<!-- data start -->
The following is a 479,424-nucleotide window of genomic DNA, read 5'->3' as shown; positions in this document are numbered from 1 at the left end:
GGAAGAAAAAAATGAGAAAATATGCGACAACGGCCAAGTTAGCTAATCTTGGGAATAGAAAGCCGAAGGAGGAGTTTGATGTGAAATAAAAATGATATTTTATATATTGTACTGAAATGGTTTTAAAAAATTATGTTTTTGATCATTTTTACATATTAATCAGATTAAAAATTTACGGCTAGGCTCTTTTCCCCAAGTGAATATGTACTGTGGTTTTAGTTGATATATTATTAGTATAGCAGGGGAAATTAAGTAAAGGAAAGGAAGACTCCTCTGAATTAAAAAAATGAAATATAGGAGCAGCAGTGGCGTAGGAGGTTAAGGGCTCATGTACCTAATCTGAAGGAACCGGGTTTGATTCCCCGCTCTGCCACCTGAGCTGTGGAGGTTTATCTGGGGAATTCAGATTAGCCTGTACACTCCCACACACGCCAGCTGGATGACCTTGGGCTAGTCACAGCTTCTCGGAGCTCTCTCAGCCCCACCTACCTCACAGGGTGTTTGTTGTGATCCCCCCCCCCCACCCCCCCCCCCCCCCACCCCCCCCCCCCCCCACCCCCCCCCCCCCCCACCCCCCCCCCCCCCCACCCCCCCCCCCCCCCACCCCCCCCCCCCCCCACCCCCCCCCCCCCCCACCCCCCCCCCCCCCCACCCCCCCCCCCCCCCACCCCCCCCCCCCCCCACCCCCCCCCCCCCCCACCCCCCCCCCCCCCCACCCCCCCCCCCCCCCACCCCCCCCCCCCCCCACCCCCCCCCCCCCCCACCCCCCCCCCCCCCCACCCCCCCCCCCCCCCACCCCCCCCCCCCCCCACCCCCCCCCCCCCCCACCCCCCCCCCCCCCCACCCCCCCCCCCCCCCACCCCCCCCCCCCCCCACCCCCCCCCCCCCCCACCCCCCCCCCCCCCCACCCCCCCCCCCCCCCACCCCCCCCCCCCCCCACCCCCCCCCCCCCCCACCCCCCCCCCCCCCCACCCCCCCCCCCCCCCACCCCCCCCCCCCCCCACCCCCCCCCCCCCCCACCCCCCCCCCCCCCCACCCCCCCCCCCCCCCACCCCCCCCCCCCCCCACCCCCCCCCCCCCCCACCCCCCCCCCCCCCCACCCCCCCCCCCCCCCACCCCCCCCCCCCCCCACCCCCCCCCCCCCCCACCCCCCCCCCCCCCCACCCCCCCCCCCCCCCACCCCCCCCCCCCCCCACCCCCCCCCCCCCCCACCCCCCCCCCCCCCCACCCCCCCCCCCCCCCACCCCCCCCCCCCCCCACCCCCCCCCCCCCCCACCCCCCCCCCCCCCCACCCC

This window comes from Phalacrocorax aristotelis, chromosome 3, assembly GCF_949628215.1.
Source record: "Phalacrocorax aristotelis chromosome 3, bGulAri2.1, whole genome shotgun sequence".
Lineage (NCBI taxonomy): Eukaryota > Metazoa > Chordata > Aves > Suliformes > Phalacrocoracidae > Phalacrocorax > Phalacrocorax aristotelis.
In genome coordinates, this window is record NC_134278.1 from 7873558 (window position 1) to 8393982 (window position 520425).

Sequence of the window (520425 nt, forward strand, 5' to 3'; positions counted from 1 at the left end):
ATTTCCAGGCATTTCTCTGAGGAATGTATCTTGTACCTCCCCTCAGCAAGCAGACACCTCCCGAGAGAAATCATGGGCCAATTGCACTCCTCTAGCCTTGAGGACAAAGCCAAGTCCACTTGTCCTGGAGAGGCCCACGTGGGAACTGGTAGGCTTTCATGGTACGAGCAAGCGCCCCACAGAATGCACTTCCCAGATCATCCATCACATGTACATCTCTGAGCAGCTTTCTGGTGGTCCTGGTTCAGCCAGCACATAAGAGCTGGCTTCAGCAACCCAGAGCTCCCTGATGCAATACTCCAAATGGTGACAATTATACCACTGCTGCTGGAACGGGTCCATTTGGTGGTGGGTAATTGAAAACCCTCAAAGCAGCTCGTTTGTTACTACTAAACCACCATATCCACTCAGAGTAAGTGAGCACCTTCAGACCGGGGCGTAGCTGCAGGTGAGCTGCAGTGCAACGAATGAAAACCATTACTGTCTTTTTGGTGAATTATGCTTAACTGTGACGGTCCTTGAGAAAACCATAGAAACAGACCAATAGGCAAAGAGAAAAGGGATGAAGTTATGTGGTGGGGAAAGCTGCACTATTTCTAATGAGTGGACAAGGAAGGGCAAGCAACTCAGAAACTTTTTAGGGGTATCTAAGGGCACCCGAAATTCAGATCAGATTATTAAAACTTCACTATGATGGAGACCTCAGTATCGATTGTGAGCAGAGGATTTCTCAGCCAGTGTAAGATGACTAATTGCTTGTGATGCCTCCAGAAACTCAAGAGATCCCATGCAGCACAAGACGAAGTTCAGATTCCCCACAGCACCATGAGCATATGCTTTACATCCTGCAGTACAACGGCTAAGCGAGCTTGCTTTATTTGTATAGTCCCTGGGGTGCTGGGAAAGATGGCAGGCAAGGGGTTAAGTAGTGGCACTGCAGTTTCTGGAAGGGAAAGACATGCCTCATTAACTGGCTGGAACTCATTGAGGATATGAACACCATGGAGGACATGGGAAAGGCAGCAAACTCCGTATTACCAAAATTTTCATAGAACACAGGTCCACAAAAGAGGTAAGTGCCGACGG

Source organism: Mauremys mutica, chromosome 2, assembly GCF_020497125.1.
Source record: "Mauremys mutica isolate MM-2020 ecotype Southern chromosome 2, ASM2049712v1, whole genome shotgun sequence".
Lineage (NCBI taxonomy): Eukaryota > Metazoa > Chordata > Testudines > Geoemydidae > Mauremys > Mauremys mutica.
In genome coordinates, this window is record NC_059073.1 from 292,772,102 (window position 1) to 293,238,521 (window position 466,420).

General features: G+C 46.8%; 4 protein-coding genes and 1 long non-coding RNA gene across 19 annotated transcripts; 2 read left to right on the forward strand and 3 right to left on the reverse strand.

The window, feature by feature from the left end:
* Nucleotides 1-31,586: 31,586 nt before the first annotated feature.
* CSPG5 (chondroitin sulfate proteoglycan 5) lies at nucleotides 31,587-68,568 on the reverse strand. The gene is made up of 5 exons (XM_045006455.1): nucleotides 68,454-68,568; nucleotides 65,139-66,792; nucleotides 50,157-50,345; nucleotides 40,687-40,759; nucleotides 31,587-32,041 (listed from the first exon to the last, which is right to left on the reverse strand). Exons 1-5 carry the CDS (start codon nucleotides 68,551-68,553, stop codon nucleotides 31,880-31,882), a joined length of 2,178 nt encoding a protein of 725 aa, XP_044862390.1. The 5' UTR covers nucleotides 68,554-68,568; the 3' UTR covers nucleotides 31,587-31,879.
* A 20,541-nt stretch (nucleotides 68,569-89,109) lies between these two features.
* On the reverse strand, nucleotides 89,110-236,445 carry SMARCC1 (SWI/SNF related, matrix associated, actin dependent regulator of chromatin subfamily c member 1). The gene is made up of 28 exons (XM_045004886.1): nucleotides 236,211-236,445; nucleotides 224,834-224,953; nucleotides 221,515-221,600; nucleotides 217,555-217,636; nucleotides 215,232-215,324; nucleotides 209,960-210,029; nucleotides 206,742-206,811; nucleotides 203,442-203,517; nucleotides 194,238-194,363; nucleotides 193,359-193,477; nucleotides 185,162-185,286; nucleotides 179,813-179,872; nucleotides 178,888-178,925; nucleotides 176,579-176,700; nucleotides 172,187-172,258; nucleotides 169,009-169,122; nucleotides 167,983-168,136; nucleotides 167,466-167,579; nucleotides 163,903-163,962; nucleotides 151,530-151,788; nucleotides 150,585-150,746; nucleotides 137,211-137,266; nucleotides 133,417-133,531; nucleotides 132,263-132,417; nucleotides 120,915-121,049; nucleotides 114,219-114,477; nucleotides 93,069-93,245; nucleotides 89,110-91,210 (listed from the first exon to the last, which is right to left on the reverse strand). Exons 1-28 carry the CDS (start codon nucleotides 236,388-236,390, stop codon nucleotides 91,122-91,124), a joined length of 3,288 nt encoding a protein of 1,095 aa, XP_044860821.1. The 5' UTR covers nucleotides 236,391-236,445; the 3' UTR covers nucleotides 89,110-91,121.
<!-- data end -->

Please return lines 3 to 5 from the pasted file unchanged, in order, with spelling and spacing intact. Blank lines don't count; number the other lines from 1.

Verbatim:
This window comes from Phalacrocorax aristotelis, chromosome 3, assembly GCF_949628215.1.
Source record: "Phalacrocorax aristotelis chromosome 3, bGulAri2.1, whole genome shotgun sequence".
Lineage (NCBI taxonomy): Eukaryota > Metazoa > Chordata > Aves > Suliformes > Phalacrocoracidae > Phalacrocorax > Phalacrocorax aristotelis.